Governor nixes junior spending bill, stripping funding from new language access mandate

Advocates uncertain about how the state will meet its legal obligations

By: - March 9, 2022 8:18 pm

(Getty Images)

Hundreds of projects statewide had their funding cut by a veto from Gov. Michelle Lujan Grisham. 

Wednesday was the last day for the governor to act on legislation that passed during this year’s 30-day legislative session that ended on Feb. 17. 

Senate Bill 48 was vetoed. The spending bill appropriated $50.4 million to cover everything from measures addressing food insecurity in Bernalillo County, youth recreation programs in Doña Ana County and lights for a library in Cibola County.

The measure, commonly referred to as the junior bill in the Roundhouse, was considered by the governor to be fiscally irresponsible. 

In her veto message, Lujan Grisham wrote that SB 48 “circumvents the important budget and capital outlay process that forms the basis for other larger appropriations bills.

The governor did sign the general appropriations bill and the capital outlay bill.

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“Many of the projects listed in SB 48 are not fully funded — leaving open the possibility that money will be wasted on projects that will never be completed,” the governor wrote. 

The bill also included money for legislation passed during the session that was signed into law by the governor, leaving advocates wondering how the state will pay for their new legal obligation. 

Sachi Watase from the New Mexico Asian Families Center was part of the coalition that passed requirements for state agencies to offer greater language access services — translators and interpreters — to people who do not speak English. 

“It is a little bit complicated because the bill has passed and has been signed into law but there is now no funding associated with it,” Watase said. “And so it could be challenging for these agencies to then be able to create these plans and do what the bill requires them to do without having a dedicated person who this funding could have potentially hired or supported. They may struggle to be able to follow through on those plans.”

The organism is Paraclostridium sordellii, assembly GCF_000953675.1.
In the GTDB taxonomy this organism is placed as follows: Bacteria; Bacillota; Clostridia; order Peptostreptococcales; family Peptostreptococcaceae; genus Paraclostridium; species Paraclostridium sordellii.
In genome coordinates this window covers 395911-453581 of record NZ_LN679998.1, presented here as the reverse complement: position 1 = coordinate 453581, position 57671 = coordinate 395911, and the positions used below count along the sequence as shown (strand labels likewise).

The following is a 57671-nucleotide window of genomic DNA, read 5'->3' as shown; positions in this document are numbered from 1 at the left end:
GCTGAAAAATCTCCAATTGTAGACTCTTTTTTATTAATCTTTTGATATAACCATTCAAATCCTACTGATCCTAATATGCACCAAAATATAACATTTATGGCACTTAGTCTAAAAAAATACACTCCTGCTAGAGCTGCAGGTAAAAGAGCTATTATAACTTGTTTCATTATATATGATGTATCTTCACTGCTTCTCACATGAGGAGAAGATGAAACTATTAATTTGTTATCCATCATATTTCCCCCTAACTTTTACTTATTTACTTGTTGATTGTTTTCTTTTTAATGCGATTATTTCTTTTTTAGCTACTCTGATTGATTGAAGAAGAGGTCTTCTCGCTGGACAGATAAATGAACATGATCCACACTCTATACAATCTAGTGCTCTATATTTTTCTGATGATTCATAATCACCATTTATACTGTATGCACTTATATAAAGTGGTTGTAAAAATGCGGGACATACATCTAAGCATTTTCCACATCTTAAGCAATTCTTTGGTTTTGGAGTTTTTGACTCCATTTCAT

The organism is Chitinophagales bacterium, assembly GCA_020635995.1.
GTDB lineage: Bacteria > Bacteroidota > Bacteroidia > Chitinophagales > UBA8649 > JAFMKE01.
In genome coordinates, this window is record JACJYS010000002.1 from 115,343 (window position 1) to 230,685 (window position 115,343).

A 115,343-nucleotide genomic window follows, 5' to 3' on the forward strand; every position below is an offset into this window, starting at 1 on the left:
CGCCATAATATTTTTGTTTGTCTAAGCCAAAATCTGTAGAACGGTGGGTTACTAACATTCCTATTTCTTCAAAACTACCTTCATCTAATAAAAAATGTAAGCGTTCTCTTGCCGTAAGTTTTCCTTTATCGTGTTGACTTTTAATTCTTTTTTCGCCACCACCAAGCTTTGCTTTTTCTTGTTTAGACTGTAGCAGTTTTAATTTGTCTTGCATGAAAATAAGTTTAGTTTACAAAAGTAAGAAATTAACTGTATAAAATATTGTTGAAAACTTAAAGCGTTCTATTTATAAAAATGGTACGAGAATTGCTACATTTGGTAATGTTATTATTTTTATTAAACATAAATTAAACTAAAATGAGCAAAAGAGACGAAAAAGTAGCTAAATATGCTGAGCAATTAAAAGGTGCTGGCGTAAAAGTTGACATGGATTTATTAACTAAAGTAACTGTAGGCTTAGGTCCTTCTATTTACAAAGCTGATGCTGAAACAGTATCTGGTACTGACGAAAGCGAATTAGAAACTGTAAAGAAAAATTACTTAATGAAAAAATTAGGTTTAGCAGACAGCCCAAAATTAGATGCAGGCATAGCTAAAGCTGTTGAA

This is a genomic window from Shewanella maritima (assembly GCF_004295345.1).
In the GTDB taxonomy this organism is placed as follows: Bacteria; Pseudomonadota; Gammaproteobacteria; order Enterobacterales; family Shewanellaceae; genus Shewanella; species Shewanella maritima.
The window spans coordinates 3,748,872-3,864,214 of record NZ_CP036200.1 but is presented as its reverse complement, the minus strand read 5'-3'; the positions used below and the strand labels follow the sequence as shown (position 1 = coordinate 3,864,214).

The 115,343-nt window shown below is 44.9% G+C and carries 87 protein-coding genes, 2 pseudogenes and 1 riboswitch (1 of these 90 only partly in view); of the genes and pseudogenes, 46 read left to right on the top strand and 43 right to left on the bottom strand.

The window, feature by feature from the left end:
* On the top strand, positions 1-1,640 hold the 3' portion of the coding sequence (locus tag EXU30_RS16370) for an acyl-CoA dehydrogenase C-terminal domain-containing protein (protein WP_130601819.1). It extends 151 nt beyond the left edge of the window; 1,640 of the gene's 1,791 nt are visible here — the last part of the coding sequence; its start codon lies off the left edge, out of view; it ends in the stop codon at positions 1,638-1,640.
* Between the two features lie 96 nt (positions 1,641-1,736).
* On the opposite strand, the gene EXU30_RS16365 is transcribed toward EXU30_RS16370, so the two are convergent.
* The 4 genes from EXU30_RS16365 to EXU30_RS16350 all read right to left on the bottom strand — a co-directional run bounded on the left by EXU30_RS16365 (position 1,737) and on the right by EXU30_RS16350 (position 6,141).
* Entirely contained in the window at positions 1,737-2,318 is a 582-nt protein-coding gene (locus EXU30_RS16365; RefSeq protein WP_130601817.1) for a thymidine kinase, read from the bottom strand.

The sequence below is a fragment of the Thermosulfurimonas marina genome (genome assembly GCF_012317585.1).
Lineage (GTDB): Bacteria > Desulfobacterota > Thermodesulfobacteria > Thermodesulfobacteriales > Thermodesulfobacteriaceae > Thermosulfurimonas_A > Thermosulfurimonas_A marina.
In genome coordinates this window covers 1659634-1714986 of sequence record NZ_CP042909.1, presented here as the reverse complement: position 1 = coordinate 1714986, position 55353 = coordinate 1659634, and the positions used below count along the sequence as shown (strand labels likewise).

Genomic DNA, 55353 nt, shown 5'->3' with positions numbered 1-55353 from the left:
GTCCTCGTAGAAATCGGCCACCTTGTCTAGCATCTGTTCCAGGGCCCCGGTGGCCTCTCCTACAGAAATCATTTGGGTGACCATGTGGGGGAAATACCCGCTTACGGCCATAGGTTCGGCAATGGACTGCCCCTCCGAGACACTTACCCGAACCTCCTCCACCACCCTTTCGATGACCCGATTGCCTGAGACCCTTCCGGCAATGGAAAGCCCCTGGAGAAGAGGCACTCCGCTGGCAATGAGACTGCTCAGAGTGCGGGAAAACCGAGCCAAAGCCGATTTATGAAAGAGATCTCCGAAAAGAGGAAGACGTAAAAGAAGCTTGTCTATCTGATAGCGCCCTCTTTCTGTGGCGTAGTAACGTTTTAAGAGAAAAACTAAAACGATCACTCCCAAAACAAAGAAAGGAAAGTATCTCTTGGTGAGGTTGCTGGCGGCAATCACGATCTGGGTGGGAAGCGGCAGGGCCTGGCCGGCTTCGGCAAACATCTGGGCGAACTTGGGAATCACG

The legislation originally asked for money out of the general fund, but that was taken out during a committee. Pulling $110,000 in recurring funds from the junior bill instead, it passed both chambers. 

The measure was signed by the governor last week. She did not respond to a request for comment asking for further explanation of the veto for the initiative’s funding. 

State aid and services about to become more accessible language-wise

Watase is unsure about other projects in the bill but said she is confident the services required under HB 22, including an analysis of languages used by people who access state services for food and health care, are ready to go and will be completed if funded. 

“I don’t actually know which way it’s going to go or what that means at this point, but it could mean that each of these agencies are required to just figure it out on their own and just with the funding they already have,” she said.

The Department of Health was supposed to get $1.3 million from the junior bill to pay for projects such as a statewide dance program for low-income students, and an expansion of STD and HIV testing and prevention services. 

More than $2.6 million was slated for Public Education Department services — programs such as media literacy, youth film training, an activity bus in Animas and agricultural equipment for outdoor classrooms in Hobbs.

A full list of the projects denied funding by the veto can be viewed here.

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Shaun Griswold
Shaun Griswold

Shaun Griswold is a journalist in Albuquerque. He is a citizen of the Pueblo of Laguna, and his ancestry also includes Jemez and Zuni on the maternal side of his family. He grew up in Albuquerque and Gallup. He brings a decade of print and broadcast news experience. Most recently he covered Indigenous affairs with New Mexico In Depth. Shaun reports on issues important to Native Americans in urban and tribal communities throughout the state, including education and child welfare.